It is generally accepted that the Government’s Coronavirus Job Retention Scheme (CJRS), or “Furlough Scheme” has been a significant factor in avoiding many more job losses due to the Pandemic.
It is not surprising therefore that the Chancellor announced in his Budget speech on 3rd March 2021 the extension of the Coronavirus Job Retention Scheme, which was due to cease at the end of April 2021.
The Furlough Scheme has been extended for a further five months until the end of September 2021. During April, May and June there will be no changes to the Scheme as it currently operates. This means the Government continuing to pay 80% of wages for hours not worked, with employers paying National Insurance and pension contributions.
However, from July the Government will introduce an employer contribution towards the cost of unworked hours. This will be 10% in July (Government contribution reducing to 70%) and 20% in August and September (Government contribution reducing to 60%). During the extended period from May until the end of September employers will still have the option of placing employees on flexible furlough.
Since the previous extension to the Furlough Scheme, to make a claim for an employee's wages relating to hours unworked on or before 30th April 2021, pursuant to the Furlough Scheme, the employee in question must have been employed on 30th October 2020, with the employer having made a PAYE Real Time Information (RTI) submission between 20th March 2020 and 30th October 2020.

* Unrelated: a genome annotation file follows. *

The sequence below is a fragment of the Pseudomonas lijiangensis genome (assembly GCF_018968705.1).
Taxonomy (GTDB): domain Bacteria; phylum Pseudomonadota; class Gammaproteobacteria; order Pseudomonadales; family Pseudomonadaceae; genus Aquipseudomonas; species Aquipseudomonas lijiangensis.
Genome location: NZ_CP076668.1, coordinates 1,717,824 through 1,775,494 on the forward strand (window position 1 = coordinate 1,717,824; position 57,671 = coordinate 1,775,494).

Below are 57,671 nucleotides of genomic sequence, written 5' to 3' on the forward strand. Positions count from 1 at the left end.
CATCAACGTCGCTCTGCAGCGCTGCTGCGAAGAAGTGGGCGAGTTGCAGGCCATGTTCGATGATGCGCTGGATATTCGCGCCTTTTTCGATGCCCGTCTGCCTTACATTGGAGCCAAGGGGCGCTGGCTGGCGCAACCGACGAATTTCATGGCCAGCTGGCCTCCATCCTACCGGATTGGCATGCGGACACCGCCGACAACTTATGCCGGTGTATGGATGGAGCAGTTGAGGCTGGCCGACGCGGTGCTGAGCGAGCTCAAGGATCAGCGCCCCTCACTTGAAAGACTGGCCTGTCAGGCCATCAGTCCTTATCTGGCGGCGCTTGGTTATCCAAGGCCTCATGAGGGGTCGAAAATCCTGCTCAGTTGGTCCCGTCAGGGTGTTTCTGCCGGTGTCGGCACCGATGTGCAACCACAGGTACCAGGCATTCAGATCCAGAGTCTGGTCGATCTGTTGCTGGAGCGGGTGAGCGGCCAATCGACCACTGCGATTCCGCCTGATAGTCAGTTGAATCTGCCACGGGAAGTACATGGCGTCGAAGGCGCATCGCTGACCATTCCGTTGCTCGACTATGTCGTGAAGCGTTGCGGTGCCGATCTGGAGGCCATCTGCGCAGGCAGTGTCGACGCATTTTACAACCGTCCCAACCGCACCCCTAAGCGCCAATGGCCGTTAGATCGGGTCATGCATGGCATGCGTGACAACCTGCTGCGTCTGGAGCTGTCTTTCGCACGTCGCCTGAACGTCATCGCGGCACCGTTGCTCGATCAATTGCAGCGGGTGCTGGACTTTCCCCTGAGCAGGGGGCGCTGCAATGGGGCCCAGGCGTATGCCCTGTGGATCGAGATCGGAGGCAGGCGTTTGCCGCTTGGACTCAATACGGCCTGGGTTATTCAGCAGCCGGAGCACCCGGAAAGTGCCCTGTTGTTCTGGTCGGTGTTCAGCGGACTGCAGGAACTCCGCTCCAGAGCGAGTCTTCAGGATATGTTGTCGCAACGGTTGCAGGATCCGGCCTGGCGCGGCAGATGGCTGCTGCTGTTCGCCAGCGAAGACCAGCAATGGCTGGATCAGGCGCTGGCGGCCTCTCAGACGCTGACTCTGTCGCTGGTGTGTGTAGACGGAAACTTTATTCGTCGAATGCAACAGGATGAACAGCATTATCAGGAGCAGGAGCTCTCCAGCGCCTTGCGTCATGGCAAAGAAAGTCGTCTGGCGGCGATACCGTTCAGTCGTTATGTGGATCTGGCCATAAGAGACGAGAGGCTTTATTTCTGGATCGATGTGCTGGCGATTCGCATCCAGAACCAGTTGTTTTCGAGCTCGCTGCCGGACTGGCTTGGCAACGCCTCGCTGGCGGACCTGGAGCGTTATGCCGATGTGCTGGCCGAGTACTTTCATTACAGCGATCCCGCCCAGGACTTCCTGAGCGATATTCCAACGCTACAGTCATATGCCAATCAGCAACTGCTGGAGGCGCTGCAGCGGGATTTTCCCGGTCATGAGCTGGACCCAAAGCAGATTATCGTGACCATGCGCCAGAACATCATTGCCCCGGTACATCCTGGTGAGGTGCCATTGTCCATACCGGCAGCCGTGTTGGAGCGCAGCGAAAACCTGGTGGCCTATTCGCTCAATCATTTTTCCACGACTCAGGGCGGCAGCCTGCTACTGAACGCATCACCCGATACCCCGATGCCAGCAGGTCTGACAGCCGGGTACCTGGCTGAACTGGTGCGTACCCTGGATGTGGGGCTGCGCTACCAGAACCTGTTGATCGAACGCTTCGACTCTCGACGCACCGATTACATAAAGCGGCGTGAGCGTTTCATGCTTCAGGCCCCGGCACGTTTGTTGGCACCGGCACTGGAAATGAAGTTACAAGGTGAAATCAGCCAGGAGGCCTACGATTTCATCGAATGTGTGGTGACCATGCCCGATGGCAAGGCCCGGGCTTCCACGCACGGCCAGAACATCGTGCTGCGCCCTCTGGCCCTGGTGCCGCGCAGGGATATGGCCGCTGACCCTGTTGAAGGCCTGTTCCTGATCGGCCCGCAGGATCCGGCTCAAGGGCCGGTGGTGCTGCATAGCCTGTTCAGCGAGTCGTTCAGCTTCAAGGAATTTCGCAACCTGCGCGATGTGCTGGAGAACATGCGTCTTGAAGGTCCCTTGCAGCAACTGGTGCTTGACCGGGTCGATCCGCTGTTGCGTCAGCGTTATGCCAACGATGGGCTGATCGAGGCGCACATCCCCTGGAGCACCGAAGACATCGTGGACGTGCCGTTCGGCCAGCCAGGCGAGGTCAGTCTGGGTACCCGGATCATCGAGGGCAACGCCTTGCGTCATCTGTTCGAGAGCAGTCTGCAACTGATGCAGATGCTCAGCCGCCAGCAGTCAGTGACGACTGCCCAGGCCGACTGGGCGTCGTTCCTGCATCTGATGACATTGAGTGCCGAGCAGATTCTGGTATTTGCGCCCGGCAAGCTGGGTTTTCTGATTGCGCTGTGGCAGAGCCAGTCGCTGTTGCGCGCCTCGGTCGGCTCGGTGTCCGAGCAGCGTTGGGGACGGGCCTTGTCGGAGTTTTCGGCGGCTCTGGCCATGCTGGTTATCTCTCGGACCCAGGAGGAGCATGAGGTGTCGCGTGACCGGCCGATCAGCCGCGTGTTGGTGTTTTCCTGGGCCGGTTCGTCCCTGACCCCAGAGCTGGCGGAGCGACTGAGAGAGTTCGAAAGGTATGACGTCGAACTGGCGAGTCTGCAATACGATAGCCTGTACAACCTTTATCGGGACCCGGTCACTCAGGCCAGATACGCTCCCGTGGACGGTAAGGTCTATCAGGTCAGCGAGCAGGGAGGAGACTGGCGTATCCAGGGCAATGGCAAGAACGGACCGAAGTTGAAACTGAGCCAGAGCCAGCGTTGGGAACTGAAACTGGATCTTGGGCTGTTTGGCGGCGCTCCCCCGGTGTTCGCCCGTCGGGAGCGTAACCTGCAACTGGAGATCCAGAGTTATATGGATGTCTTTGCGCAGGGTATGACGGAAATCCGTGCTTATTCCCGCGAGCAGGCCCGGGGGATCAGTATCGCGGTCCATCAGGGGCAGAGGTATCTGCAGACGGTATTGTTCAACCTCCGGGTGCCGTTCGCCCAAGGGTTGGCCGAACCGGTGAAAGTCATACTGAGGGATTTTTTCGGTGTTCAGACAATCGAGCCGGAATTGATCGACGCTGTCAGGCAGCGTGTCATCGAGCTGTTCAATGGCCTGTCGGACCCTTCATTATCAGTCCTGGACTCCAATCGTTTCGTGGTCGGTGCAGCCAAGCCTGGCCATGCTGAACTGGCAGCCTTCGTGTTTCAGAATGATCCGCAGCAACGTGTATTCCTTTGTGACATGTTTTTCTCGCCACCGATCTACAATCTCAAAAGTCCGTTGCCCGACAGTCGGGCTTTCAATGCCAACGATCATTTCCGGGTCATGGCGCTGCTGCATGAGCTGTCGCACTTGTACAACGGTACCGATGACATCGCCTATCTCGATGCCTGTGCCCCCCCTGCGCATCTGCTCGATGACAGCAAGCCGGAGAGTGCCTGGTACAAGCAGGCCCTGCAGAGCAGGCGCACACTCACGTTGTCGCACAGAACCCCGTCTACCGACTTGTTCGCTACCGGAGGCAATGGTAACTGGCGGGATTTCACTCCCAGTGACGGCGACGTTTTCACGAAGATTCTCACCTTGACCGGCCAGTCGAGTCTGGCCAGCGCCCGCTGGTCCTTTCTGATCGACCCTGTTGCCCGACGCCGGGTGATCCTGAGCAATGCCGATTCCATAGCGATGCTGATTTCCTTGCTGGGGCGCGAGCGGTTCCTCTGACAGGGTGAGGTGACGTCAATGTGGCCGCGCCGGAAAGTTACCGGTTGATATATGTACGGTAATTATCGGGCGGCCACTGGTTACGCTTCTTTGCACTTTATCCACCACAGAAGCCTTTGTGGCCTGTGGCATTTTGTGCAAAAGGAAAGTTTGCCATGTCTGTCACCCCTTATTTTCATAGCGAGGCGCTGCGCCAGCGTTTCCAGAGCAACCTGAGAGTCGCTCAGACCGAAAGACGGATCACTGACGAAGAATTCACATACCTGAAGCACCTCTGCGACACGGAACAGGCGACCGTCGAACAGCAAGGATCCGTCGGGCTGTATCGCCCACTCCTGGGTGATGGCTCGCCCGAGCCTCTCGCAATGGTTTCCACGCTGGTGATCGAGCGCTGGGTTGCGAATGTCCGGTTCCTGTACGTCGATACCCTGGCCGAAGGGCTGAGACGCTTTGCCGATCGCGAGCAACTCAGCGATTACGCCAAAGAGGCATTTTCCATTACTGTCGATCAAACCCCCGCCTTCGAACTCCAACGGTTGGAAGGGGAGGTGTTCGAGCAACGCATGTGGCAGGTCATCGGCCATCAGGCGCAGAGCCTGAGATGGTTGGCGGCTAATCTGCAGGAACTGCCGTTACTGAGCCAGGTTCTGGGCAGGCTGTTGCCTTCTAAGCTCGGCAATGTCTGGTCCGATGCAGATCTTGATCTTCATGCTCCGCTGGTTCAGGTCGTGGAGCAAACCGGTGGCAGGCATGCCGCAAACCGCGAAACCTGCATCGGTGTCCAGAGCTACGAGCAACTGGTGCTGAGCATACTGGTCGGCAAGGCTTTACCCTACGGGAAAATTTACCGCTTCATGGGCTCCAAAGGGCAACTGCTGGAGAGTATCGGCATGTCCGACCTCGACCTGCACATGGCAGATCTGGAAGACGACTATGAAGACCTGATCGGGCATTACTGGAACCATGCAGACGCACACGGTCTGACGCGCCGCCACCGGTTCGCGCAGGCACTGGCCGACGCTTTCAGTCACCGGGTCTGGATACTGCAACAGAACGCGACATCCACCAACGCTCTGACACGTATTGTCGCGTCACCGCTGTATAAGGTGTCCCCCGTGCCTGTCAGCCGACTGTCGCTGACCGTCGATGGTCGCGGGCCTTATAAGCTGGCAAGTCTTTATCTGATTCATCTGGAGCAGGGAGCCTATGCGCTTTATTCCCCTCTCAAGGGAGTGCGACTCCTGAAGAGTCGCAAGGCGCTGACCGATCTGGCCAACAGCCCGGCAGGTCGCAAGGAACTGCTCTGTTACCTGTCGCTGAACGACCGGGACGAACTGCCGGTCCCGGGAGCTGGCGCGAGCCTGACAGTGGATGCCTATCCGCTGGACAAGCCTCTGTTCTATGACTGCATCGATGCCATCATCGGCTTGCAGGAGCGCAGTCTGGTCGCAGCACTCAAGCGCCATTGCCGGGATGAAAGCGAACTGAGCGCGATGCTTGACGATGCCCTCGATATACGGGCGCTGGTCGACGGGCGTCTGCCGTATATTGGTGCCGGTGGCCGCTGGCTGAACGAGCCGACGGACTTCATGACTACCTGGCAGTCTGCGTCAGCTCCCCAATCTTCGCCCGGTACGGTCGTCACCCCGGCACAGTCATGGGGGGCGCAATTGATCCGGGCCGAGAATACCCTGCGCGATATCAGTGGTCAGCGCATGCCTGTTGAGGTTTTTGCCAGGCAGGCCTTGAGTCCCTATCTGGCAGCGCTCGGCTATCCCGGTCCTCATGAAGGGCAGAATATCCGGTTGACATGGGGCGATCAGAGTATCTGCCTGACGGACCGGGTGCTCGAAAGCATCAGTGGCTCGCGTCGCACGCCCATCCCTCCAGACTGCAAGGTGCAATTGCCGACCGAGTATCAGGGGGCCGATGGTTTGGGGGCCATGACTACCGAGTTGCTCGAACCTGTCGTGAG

To make a claim for an employee's wages relating to hours unworked on or after 1st May 2021, the now extended period of the Scheme, the employee must have been employed on 2nd March 2021, with the employer having made made a PAYE Real Time Information (RTI) submission between 20th March 2020 and 2nd March 2021.
It remains the decision of the employer whether to place an employee on Furlough, or flexible Furlough, or not. Employees do not have an entitlement to be furloughed. Since the Scheme was first introduced the criteria for justifying placing an employee on Furlough (and therefore the employer’s entitlement to recoup wages from the Government), has been reviewed and clarified. For example, clinically extremely vulnerable employees can be furloughed, and an employer does not need to be facing a wider reduction in demand, or be closed, to be eligible to make a claim pursuant to the Furlough Scheme. In January 2021 (in response to the latest lockdown) the rules were further revised to confirm those with caring responsibilities could also be furloughed; this would include parents looking after children because schools are closed due to the pandemic.
Although employees do not have a legal right to be furloughed, employers should take care when considering requests; employees denied Furlough in circumstances covered by the guidance may argue they have been discriminated against.
If you are an employer and have any employment law issues relating to furlough, contact David Dixey, Employment Law specialist, on 01206 593933.